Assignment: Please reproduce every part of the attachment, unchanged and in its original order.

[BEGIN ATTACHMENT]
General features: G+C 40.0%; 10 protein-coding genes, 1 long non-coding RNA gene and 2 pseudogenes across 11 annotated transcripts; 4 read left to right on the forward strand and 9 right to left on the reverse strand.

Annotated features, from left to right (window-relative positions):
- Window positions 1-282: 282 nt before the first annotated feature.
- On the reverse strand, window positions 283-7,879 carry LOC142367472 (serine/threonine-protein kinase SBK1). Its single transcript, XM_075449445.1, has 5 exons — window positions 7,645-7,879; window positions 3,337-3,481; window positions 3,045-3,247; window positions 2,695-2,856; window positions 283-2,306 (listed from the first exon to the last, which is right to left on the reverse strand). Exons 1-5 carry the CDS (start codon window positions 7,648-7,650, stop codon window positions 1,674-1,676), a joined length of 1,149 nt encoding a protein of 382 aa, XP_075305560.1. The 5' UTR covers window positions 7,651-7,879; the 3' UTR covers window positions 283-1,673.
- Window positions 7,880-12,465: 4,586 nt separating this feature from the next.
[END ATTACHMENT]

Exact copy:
General features: G+C 40.0%; 10 protein-coding genes, 1 long non-coding RNA gene and 2 pseudogenes across 11 annotated transcripts; 4 read left to right on the forward strand and 9 right to left on the reverse strand.

Annotated features, from left to right (window-relative positions):
- Window positions 1-282: 282 nt before the first annotated feature.
- On the reverse strand, window positions 283-7,879 carry LOC142367472 (serine/threonine-protein kinase SBK1). Its single transcript, XM_075449445.1, has 5 exons — window positions 7,645-7,879; window positions 3,337-3,481; window positions 3,045-3,247; window positions 2,695-2,856; window positions 283-2,306 (listed from the first exon to the last, which is right to left on the reverse strand). Exons 1-5 carry the CDS (start codon window positions 7,648-7,650, stop codon window positions 1,674-1,676), a joined length of 1,149 nt encoding a protein of 382 aa, XP_075305560.1. The 5' UTR covers window positions 7,651-7,879; the 3' UTR covers window positions 283-1,673.
- Window positions 7,880-12,465: 4,586 nt separating this feature from the next.